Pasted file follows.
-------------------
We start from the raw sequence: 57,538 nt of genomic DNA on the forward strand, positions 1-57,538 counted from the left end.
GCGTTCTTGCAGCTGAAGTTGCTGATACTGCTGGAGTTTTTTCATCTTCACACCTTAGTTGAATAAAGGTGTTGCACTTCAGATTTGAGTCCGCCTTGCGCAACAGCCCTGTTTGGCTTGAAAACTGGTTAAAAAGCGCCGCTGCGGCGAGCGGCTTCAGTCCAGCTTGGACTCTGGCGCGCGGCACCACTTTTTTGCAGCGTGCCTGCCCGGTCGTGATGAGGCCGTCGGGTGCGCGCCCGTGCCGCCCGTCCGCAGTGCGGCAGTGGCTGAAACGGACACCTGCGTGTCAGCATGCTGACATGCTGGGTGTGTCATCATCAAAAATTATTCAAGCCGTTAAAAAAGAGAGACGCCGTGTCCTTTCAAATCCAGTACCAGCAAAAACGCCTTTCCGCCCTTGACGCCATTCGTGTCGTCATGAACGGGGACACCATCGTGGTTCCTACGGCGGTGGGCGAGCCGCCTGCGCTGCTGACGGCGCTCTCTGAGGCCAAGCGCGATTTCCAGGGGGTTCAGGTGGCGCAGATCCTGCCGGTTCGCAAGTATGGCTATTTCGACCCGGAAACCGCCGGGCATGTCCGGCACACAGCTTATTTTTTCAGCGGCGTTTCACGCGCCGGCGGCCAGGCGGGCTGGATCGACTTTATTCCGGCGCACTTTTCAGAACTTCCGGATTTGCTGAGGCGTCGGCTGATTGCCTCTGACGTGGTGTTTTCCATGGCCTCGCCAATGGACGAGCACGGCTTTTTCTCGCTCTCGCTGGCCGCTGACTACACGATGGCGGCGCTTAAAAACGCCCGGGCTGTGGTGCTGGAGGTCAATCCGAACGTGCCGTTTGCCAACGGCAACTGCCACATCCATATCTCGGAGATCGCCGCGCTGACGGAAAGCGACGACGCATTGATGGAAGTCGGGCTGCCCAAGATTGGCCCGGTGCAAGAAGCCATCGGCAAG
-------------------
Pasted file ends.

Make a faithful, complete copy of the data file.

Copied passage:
We start from the raw sequence: 57,538 nt of genomic DNA on the forward strand, positions 1-57,538 counted from the left end.
GCGTTCTTGCAGCTGAAGTTGCTGATACTGCTGGAGTTTTTTCATCTTCACACCTTAGTTGAATAAAGGTGTTGCACTTCAGATTTGAGTCCGCCTTGCGCAACAGCCCTGTTTGGCTTGAAAACTGGTTAAAAAGCGCCGCTGCGGCGAGCGGCTTCAGTCCAGCTTGGACTCTGGCGCGCGGCACCACTTTTTTGCAGCGTGCCTGCCCGGTCGTGATGAGGCCGTCGGGTGCGCGCCCGTGCCGCCCGTCCGCAGTGCGGCAGTGGCTGAAACGGACACCTGCGTGTCAGCATGCTGACATGCTGGGTGTGTCATCATCAAAAATTATTCAAGCCGTTAAAAAAGAGAGACGCCGTGTCCTTTCAAATCCAGTACCAGCAAAAACGCCTTTCCGCCCTTGACGCCATTCGTGTCGTCATGAACGGGGACACCATCGTGGTTCCTACGGCGGTGGGCGAGCCGCCTGCGCTGCTGACGGCGCTCTCTGAGGCCAAGCGCGATTTCCAGGGGGTTCAGGTGGCGCAGATCCTGCCGGTTCGCAAGTATGGCTATTTCGACCCGGAAACCGCCGGGCATGTCCGGCACACAGCTTATTTTTTCAGCGGCGTTTCACGCGCCGGCGGCCAGGCGGGCTGGATCGACTTTATTCCGGCGCACTTTTCAGAACTTCCGGATTTGCTGAGGCGTCGGCTGATTGCCTCTGACGTGGTGTTTTCCATGGCCTCGCCAATGGACGAGCACGGCTTTTTCTCGCTCTCGCTGGCCGCTGACTACACGATGGCGGCGCTTAAAAACGCCCGGGCTGTGGTGCTGGAGGTCAATCCGAACGTGCCGTTTGCCAACGGCAACTGCCACATCCATATCTCGGAGATCGCCGCGCTGACGGAAAGCGACGACGCATTGATGGAAGTCGGGCTGCCCAAGATTGGCCCGGTGCAAGAAGCCATCGGCAAG